Review: The Power by Naomi Alderman

“You have been taught that you are unclean, that you are not holy, that your body is impure and could never harbour the divine. You have been taught to despise everything you are and to long only to be a man. But you have been taught lies.” quote from The Power by Naomi Alderman

This book won the Baileys Women’s Prize for fiction in 2017. The other shortlisted books were:

I picked it up not just because it was the winner. The premise sounded quite interesting. Imagine the world you live in when all of a sudden girls start to have the power of electricity in them. It is a power which was dormant for a long time, and which has a physical presence in the body in the form of a ‘skein’, a cluster of nerves and muscles around the collarbone.

This is exactly the type of book I would pick up on my own, as I love dystopian/utopian settings. Plus I was interested to see where the whole women empowerment will go.

The main idea of this book is that women had enough abuse from men and somehow this dormant power reawakened. To emphasize this, one of the settings of this book is Moldova, a country plagued by human trafficking. And this roots the whole book in our reality as Moldova is unfortunately the home country of many of the sex workers in the Middle East. Otherwise we see the story unfold both on individual levels, through the eyes of our main women characters and on a global level through the eyes of our male lead, a reporter.

It was interesting to see how the world changed and to witness it on different levels and from different perspectives. But somehow I felt that there were some stories which should have been included or explored in more detail.

So what do you think happens when women suddenly are empowered?

Today women empowerment is a hot discussion topic. We talk of gender equality, a world where women can take determine their own lives, and they can have their own career and generally gain independence. This movement is at different stages depending on where you look on the world map. In countries this is so basic that women fight for the right to literacy. In other countries the battle is more subtle, where we talk of the right to equal salary.

This book takes this battle into a whole new level, it makes it quite physical and violent. Which took me by surprise. I feel that a matriarchy (a world ruled by women) should be a peaceful place. Which is the aim of the women in this book too, but the principle in this book seems to be ‘the end justifies the means’. So it does not matter that the way to a peaceful world is through war and death as long as we get there. I do not agree with this.

It seems like when women took power they have suddenly turned into these vicious bloodthirsty creatures… far worse than men ever were. You would think a society previously plagues by the rape of women would turn away from such violent acts. But no, the women seem to turn into raping and killing machines. Why? Because they can!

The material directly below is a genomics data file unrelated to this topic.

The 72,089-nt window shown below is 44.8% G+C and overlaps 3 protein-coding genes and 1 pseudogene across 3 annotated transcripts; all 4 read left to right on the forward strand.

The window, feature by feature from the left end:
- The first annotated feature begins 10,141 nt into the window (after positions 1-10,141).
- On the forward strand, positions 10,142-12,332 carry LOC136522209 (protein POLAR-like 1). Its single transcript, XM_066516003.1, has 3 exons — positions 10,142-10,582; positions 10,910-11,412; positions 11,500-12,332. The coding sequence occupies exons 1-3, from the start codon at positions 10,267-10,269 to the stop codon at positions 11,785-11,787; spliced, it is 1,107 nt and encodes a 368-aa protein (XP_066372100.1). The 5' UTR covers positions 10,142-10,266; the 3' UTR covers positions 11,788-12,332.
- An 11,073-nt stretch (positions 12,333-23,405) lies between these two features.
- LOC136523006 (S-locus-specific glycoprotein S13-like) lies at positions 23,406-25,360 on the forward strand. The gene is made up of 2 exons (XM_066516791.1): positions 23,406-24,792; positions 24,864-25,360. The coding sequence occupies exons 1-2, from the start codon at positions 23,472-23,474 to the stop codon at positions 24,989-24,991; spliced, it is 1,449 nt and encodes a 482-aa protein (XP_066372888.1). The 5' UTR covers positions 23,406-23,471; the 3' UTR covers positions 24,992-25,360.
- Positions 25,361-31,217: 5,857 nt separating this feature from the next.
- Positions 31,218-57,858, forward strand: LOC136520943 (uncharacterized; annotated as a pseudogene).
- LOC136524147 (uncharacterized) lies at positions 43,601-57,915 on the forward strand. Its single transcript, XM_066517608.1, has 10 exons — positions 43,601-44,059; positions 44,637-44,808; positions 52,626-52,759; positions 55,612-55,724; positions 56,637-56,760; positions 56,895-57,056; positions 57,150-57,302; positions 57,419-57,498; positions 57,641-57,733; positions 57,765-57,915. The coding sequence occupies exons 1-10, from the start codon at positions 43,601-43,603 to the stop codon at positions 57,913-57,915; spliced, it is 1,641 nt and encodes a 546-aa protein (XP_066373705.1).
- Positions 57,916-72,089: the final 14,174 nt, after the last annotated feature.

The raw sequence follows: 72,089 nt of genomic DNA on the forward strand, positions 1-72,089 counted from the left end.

‘It doesn’t matter that she shouldn’t, that she never would. What matters is that she could, if she wanted. The power to hurt is a kind of wealth.’

What happens to men in this world? Well… imagine a world full of angry women who had the power of electricity at their beck and call who see men as their enemy and have the mentality of eye for an eye. Gruesome!

So overall, I did not like where things were going.

But it was a fresh take on a dystopian/utopian setting as you normally read these books after the new world situation has stabilized and is about to destabilize again. Here you see the original destabilization, unfolding.

What about the characters? In the beginning I could identify with some of our main women characters. As the story progressed I felt more and more detached and in disbelief of how these women evolved. Does power really change us? Can it really transform us into a whole new person? Crazy!

Here are our main characters:

  • Allie, orphan and abuse victim who turns into Mother Eve, a powerful messiah
  • Tunde, a reporter and the only male protagonist who documents the unfolding of the new world
  • Margot, mother and ambitious politician
  • Roxy, a badass girl from a crime family.

What do you think of the fact that the only character I liked was Tunde? I am certainly surprised.

The novel is set somehow similarly to The Handmaid’s Tale by Margaret Atwood, as in the story seems to be a research project sent for review from one person to another. I feel that these type of settings distance the readers from the story and its characters. Or maybe it’s just me.

Overall the book is interesting and has many ideas which can lead to heated book club debates.


I felt detached from the characters and I just didn’t agree with how the women empowerment unfolded. It felt scary at times and the scenes were women raped men was shockingly descriptive. I feel that this is a book I should revisit in a couple of years and see is my feelings have changed. I can see why it won the Baileys Women’s Prize. It is a must read!

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